The other day at Hospice, Stuart showed me a book that he and Richie presented to their parents on their 50th anniversary. It was filled with photos of their parents’ lives, step by step.
I’ve seen a thousand photo albums, so I’m not sure why this one had such an effect on me. Maybe it was because Evelyn was lying there on her deathbed. Maybe it was the feeling of walking through a time tunnel, seeing Evelyn at every stage of her life and then looking at her as she was now.
But the strange thing was that somehow, all this did not pull me down. I was uplifted. I thought about Evelyn, from an immigrant family, who had to come through Canada to get to America. And I thought about this daughter of Jewish immigrants whose family left Europe to build a better life for their children.
And I looked at all of the pictures of her life, of how this daughter of immigrants married a nice Jewish boy and they were married for 57 years, and it was a good life, the life that her ancestors wanted for her, a life in the suburbs of Connecticut, with her unspeakably handsome husband and her two fine sons, one a respected rabbi and the other an energetic businessman. And those happy pictures of Evelyn, beaming with pride, looking great in a succession of hairdos that mirror the cultural styles of the times, told a great story about a good life.
In a certain way, I could not have been doing anything more appropriate in trying to understand Evelyn’s life. Her Photo album was her Torah; she studied every page like it was scripture. So thinking about Evelyn’s life as a photo album, a summary or outline of her family life, is exactly the right way to think.
Evelyn was born in Canada and was raised with her brothers Abe, Ike, and Jake who we mourn with respect today, and her sister Ruth and brother Harry, with whom we mourn. Evelyn always respected and appreciated Harry. And she was always very close to Ruthie, going back to when Evelyn, the older sister, worked so that she could buy Ruthie the clothes she needed. They talked every day.
She was married at 28. I’m not going to tell you how she met George because I don’t want to tell you that he was helping at a gas station and he had to get into a car to get the money that the people weren’t paying and Evelyn was in the car. So I won’t tell you that story.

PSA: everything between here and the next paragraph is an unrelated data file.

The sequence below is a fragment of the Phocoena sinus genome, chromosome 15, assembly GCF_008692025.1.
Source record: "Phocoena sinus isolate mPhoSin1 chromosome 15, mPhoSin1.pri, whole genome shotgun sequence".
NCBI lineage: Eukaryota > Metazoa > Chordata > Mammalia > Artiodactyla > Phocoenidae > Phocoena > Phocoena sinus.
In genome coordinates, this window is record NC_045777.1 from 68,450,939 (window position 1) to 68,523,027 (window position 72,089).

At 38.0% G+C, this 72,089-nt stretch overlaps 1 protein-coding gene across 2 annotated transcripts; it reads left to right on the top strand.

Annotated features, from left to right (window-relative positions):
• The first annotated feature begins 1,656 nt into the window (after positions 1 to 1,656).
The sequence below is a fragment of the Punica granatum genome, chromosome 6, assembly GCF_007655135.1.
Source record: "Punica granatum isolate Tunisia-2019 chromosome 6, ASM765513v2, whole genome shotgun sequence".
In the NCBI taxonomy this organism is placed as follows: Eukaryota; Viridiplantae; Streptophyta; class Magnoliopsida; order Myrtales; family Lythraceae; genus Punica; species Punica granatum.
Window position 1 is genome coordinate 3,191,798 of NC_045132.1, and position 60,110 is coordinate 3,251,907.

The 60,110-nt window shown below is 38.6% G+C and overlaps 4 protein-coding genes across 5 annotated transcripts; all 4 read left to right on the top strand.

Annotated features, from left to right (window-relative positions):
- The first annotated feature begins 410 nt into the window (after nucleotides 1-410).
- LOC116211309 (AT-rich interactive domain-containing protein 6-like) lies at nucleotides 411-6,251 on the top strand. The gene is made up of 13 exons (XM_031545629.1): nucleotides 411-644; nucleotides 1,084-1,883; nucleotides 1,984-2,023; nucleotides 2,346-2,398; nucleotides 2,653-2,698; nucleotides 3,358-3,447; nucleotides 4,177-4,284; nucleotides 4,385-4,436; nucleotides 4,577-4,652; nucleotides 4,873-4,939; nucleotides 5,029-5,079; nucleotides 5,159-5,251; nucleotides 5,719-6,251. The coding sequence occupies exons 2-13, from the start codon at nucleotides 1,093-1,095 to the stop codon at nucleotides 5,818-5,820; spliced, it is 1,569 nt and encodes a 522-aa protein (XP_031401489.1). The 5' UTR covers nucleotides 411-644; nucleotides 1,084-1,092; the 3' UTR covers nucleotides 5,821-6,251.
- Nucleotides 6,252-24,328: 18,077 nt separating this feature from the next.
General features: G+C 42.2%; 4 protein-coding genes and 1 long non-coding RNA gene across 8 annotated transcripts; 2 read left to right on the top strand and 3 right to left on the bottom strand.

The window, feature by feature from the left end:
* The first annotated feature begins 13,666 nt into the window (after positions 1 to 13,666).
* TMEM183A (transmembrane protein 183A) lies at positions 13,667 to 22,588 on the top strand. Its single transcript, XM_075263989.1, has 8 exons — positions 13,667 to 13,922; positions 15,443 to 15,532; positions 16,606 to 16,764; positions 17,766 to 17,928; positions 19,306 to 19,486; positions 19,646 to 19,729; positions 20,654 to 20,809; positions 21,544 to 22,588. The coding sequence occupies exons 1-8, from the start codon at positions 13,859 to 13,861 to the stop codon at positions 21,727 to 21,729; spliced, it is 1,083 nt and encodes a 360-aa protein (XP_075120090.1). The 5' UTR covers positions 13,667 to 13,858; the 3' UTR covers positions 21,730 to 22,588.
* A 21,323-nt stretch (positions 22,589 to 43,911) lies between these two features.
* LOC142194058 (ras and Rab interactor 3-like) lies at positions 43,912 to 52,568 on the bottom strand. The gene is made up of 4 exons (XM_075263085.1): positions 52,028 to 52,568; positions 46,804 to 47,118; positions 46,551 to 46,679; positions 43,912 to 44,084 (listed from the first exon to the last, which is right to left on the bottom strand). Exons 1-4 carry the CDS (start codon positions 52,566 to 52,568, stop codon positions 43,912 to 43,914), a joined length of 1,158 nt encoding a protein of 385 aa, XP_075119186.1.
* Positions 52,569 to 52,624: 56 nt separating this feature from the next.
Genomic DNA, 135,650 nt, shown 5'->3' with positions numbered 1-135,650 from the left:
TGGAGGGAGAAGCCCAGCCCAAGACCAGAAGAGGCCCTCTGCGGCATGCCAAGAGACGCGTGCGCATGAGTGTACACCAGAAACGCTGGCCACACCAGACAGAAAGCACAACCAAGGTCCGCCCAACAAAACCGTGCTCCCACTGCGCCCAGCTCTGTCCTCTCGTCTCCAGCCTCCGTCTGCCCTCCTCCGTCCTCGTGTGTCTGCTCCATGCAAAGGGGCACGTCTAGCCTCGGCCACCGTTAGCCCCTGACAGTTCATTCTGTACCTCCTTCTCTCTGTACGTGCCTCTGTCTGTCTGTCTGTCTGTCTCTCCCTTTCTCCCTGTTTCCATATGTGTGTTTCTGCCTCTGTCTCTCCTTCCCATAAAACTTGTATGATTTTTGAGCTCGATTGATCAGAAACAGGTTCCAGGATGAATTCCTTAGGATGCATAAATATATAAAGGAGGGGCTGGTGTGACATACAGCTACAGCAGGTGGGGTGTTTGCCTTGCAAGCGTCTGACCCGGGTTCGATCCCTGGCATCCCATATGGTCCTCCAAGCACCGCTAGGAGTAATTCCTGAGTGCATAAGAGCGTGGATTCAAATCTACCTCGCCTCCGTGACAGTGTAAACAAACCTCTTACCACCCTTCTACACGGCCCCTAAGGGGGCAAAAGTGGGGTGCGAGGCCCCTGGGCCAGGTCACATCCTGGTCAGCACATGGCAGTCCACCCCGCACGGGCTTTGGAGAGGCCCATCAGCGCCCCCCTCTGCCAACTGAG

What I will tell you is that this was a great couple. They would go dancing on Saturday nights. Evelyn always looked great and George looked like a model off the cover of GQ magazine.
I am about to make an outlandish statement, but I defy anyone to disagree with me: Evelyn had the best husband any wife ever had. I am not only speaking about this last difficult period, during which George literally did everything for her. I’m talking about for every year of their marriage, when George did everything for her, willingly and happily. And Richie and Stuart have said that if anything, they were only closer and more affectionate as the years went on.
Stuart and Richard have been good and loyal sons who have always done right by their mother and brought her pride and joy. Evelyn was a wonderful mother. She taught them about love and life. She taught them to smile so that the world will smile with you. She would always quote her mother who had a very realistic view of life. She accepted what came her way. She saw how things really were.
She accepted all their friends.
She worried about everything. In fact, they didn’t have to worry because she worried for them. She had a Mother’s antenna for things that were going on.
She let them become themselves, two very different people.
She never judged. But she did have her opinions. They had an expression: Daddy advises, Mommy tells.
You knew where she stood.
Most of all, she taught them the feeling of unconditional love.
She was proud to be Jewish. Judaism was in her bones. She was so proud of Stuart becoming a rabbi and being a rabbi and educator that it was beyond words.
George and Evelyn both took care of their parents and their kids had role models to give compassion and love for each other’s parents.
In her extended family, she was the glue. She was very family-oriented. She was the one who sent cards and presents. She had great relationships with nieces and nephews, great-nephews and great-nieces.
She pushed her kids to stay in touch with relatives.
She was a great knitter. She knitted sweaters for her kids. She knitted hats and blankets for babies at the hospital.
She was a great advocate for her family members when they were sick or in the hospital.
She became a rock.
There is an incredible story about how she stood up to a gang of teenagers in their jackets. They respected her so much that they brought her a jacket the next day.
She loved people of all ages
She had good friends who have been devoted to her, all the way to the end.
So tonight begins the festival of Sukkot, the harvest festival, the festival of thanksgiving, and because of this public joy, there will be no formal shiva. In a way, the family has already sat shiva for her at Hospice, staying by her bedside at all times. And a harvest somehow seems right for this moment. We think about all Evelyn’s good deeds, and all her wonderful relationships, and her fantastic marriage and family life, and we do thank G-d for her and for a life well lived.
It sounds like a cliché, but we are relieved that she is no longer suffering.
To George and Stuart and Richie, we wish you G-d’s comfort at this difficult time. Always remember how much she loved you.
She was a loving and caring person. May she rest in peace. Let us say Amen.